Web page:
When I go to type on the Spectre, my fingers don’t land on the natural home keys, instead they are one to the right. It takes a bit of getting used to – and it’s something that users of the occasional 15-inch and most 17-inch laptops with number pads will be used to. It takes time to get used to, and if this was to become my daily driver then muscle memory would take over, but the ergonomics – especially with the Spectre being used on my lap or while travelling – is one of the points where the newer model has fallen back.
In terms of travel and bounce, the keyboard is firm and the bounce back to the fully raised position is fast and responsive. As a slim Ultrabook the travel is naturally limited, but the chiclet design allows more travel than the aforementioned MacBook and its butterfly keyboard.
The shift to one side aside, the keyboard is one of the key parts of the laptop, and I’m enjoying the experience of long-form writing on this Spectre.
HP has tweaked the touchpad in this iteration as well. It’s much wider than the previous design, but it’s lost a little bit of height. Given the hinge assembly and the speaker location, this is the critical dimension of the Spectre 13. As with every consumer electronic design, there has to be some compromise, and with the knowledge that a touchscreen is being used, the reduced distance of the trackpad is understandable.
Like most ultrabooks, it is a bit short on ports. The Spectre 13 is exclusively USB-C, with three ports (two are Thunderbolt 3 powered). Expect to use one of these for charging, and the others for your peripheral usage. Dongles to adapt to USB-A are available, as is a USC-C to HDMI for an external monitor. Being an ultrabook you will be looking for portability, but you have the option to load up on peripherals and accessories and use the power in the machine when back at base.
This year’s Spectre 13 is not only a clear flagship from HP, it’s arguably top of the pile of the ultrabooks. It comes with the latest Coffee Lake Core i7 processor, and you can go for an 8GB RAM/512GB SSD version, pr up the numbers to 16GB RAM/1TB SSD.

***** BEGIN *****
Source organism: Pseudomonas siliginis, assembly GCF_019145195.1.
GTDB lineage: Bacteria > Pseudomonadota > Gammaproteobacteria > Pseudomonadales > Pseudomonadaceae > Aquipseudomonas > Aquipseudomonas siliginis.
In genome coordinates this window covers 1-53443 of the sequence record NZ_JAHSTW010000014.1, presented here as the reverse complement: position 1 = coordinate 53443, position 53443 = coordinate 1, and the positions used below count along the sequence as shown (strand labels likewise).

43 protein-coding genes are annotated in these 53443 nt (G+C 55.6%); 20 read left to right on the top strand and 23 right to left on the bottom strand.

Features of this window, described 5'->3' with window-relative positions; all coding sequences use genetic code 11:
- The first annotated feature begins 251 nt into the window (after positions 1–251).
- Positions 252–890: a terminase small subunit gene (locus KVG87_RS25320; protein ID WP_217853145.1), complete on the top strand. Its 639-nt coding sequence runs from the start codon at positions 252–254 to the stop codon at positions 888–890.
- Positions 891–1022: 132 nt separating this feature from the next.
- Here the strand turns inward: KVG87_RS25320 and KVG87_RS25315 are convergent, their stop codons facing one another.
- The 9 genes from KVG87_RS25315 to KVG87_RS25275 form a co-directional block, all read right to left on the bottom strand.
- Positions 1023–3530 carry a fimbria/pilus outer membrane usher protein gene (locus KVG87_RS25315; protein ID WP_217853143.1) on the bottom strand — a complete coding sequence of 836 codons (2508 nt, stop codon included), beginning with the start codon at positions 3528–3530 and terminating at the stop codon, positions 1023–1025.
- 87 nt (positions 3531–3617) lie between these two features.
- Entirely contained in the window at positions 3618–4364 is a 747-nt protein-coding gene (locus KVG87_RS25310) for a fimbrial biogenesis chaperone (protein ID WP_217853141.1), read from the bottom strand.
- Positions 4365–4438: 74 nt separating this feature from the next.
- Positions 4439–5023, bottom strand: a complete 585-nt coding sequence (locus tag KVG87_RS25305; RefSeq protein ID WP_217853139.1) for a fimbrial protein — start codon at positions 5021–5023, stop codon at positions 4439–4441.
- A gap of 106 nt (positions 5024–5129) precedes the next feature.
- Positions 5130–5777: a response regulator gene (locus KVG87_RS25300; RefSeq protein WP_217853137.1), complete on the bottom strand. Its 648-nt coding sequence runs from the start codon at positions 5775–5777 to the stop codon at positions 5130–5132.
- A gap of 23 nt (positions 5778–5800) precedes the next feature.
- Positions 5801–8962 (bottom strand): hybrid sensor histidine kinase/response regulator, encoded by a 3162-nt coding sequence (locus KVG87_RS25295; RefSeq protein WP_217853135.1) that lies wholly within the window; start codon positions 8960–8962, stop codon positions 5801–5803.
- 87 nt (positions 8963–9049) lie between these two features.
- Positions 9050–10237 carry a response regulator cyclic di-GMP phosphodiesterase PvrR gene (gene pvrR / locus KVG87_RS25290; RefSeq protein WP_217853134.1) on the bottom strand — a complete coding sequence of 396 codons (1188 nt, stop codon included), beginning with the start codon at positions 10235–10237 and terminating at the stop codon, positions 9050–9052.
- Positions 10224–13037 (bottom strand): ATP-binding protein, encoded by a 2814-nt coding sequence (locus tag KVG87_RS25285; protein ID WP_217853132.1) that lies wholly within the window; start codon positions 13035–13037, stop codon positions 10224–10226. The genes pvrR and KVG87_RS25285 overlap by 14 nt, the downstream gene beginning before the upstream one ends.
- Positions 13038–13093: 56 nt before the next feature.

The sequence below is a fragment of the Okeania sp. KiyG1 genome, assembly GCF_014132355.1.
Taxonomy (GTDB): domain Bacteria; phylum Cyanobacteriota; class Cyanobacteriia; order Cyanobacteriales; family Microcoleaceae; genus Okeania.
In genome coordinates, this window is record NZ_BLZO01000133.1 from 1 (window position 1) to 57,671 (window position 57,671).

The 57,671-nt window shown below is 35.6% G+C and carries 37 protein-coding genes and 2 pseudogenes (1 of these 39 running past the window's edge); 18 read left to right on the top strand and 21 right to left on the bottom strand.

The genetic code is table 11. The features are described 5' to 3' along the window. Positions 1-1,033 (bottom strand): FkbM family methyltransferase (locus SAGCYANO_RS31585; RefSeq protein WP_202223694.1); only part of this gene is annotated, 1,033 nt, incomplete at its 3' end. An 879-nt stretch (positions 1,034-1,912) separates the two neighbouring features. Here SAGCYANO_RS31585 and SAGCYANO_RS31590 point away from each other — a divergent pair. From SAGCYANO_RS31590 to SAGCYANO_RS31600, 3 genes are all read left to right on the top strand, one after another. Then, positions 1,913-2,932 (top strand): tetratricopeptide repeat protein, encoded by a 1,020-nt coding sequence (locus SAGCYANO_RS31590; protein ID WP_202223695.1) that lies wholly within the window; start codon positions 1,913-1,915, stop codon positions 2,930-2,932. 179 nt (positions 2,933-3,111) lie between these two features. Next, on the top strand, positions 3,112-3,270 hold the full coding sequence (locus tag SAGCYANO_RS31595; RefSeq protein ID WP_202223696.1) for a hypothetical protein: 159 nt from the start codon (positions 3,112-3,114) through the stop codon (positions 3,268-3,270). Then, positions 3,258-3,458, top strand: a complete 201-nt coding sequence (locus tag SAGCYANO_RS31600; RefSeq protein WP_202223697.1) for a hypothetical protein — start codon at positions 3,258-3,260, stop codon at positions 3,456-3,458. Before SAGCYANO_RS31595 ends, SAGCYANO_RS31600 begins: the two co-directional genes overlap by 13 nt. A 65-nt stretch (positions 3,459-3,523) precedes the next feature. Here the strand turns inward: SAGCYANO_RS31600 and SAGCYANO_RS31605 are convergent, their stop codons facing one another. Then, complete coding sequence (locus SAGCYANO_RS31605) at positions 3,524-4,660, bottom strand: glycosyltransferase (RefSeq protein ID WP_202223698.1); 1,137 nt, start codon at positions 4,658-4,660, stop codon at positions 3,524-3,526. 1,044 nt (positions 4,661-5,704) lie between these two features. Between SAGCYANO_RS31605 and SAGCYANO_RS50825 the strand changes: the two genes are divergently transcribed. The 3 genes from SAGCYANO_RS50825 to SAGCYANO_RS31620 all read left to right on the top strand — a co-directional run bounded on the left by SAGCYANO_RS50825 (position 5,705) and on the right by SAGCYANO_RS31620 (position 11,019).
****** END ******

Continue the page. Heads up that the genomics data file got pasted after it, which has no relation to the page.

That’s a lot of performance on board, and the Spectre 13 can handle the vast majority of applications you’ll throw at it – edge cases such as demanding gaming or ridiculous amounts of video rendering may not run as smoothly as a bulkier machine, but HP’s thing and light ultrabook hides a lot of computing power.
The cost that comes with this is the battery life. To get a full day out of the battery you are going to need to husband your resources. My work is more about writing and audio editing rather than video editing or heavy gaming, so it puts less of a load than other methods of use, but it was a rare day where the Spectre didn’t want a sip of power to make it to sunset. Again it comes down to the compromises required to get such a thin ultrabook and accommodating the style. HP has decided to bias away from endurance and more towards power. No doubt this is backed up by usage data from the previous iteration of the Spectre machine and how much they were used on the road and at a desk.
HP has takes the strengths of the Spectre design and improved the shortcomings in the update. It’s now an ultrabook with a penchant for power. Yes, the battery life is to as strong as the two obvious competitors (from the MacBook Pro and the Dell XPS family) but even a cursory look at this machine and the realisation is that HP has decided that ‘mobility plus endurance’ is not as desirable as ‘mobility plus power’.
That choice helps the Spectre stand out in terms of function. Its design stands out strongly in a sea of thin and light ultrabooks. HP has improved the package, and has built a worthy upgrade to the Spectre lineup.